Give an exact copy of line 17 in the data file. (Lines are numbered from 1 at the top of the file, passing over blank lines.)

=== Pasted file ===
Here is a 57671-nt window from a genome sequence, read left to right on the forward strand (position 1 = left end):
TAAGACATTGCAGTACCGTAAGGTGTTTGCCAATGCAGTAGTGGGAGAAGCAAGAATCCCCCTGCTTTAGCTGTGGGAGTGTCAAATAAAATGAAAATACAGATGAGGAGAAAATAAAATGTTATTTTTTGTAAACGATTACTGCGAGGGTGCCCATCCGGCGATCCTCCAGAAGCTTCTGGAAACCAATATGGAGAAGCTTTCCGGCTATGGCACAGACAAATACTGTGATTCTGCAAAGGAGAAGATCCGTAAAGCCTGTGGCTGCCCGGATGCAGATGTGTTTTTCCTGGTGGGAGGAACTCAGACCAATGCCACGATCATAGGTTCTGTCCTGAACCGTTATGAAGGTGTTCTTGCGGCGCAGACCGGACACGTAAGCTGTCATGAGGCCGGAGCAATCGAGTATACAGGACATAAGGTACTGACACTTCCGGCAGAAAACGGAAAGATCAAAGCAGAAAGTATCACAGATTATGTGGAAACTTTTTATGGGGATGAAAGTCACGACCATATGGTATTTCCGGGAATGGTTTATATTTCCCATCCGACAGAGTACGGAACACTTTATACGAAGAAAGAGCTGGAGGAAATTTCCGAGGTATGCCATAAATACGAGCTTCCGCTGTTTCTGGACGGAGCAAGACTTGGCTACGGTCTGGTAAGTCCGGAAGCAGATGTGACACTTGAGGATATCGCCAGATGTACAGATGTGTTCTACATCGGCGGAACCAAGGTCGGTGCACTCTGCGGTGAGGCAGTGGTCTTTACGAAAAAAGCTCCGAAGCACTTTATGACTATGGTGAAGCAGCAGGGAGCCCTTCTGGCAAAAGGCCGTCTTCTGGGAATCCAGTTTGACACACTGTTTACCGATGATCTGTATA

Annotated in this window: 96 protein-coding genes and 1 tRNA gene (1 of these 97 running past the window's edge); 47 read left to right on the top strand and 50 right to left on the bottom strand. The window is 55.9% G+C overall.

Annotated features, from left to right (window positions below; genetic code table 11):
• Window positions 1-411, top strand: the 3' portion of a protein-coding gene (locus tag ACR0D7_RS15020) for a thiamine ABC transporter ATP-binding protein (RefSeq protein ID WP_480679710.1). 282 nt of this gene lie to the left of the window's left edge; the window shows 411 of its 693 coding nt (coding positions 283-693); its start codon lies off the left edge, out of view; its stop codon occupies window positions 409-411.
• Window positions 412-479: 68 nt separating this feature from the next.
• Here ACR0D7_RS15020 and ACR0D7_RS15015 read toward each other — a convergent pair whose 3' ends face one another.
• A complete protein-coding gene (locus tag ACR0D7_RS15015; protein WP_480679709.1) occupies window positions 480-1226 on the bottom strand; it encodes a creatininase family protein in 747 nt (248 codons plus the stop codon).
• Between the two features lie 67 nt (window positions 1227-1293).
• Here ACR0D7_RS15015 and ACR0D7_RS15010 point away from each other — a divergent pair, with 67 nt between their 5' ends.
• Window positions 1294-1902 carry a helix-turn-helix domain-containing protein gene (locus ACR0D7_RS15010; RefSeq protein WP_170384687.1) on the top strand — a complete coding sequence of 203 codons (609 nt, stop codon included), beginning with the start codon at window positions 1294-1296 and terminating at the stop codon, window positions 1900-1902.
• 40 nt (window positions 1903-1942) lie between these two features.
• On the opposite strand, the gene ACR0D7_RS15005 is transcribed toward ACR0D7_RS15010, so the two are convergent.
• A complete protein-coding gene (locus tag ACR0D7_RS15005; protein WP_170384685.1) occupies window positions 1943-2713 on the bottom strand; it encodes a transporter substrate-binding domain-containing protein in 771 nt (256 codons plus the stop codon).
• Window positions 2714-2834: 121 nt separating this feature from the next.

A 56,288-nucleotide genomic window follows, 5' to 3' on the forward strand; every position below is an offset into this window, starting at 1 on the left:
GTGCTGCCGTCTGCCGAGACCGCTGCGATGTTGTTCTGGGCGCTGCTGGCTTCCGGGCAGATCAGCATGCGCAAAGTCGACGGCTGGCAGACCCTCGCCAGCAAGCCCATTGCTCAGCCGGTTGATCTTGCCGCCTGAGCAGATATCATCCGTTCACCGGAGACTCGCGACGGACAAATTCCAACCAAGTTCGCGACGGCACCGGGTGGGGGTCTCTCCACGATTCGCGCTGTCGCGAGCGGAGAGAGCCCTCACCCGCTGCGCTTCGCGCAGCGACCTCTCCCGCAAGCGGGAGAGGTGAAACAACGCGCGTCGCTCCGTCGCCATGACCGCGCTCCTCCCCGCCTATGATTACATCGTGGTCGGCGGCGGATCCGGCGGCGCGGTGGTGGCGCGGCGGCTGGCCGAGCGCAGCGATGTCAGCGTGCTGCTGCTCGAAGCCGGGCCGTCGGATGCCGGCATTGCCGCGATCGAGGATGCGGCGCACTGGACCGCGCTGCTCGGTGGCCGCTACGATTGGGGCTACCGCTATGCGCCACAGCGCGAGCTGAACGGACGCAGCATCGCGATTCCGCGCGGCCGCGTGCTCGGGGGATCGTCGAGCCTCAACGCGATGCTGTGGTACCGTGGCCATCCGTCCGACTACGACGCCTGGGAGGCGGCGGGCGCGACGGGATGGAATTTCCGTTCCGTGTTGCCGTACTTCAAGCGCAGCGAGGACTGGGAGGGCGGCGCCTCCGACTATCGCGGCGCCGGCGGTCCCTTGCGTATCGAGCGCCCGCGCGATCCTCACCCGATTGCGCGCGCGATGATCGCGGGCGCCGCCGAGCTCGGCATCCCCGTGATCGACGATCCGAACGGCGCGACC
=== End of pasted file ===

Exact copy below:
GTGCTGCCGTCTGCCGAGACCGCTGCGATGTTGTTCTGGGCGCTGCTGGCTTCCGGGCAGATCAGCATGCGCAAAGTCGACGGCTGGCAGACCCTCGCCAGCAAGCCCATTGCTCAGCCGGTTGATCTTGCCGCCTGAGCAGATATCATCCGTTCACCGGAGACTCGCGACGGACAAATTCCAACCAAGTTCGCGACGGCACCGGGTGGGGGTCTCTCCACGATTCGCGCTGTCGCGAGCGGAGAGAGCCCTCACCCGCTGCGCTTCGCGCAGCGACCTCTCCCGCAAGCGGGAGAGGTGAAACAACGCGCGTCGCTCCGTCGCCATGACCGCGCTCCTCCCCGCCTATGATTACATCGTGGTCGGCGGCGGATCCGGCGGCGCGGTGGTGGCGCGGCGGCTGGCCGAGCGCAGCGATGTCAGCGTGCTGCTGCTCGAAGCCGGGCCGTCGGATGCCGGCATTGCCGCGATCGAGGATGCGGCGCACTGGACCGCGCTGCTCGGTGGCCGCTACGATTGGGGCTACCGCTATGCGCCACAGCGCGAGCTGAACGGACGCAGCATCGCGATTCCGCGCGGCCGCGTGCTCGGGGGATCGTCGAGCCTCAACGCGATGCTGTGGTACCGTGGCCATCCGTCCGACTACGACGCCTGGGAGGCGGCGGGCGCGACGGGATGGAATTTCCGTTCCGTGTTGCCGTACTTCAAGCGCAGCGAGGACTGGGAGGGCGGCGCCTCCGACTATCGCGGCGCCGGCGGTCCCTTGCGTATCGAGCGCCCGCGCGATCCTCACCCGATTGCGCGCGCGATGATCGCGGGCGCCGCCGAGCTCGGCATCCCCGTGATCGACGATCCGAACGGCGCGACC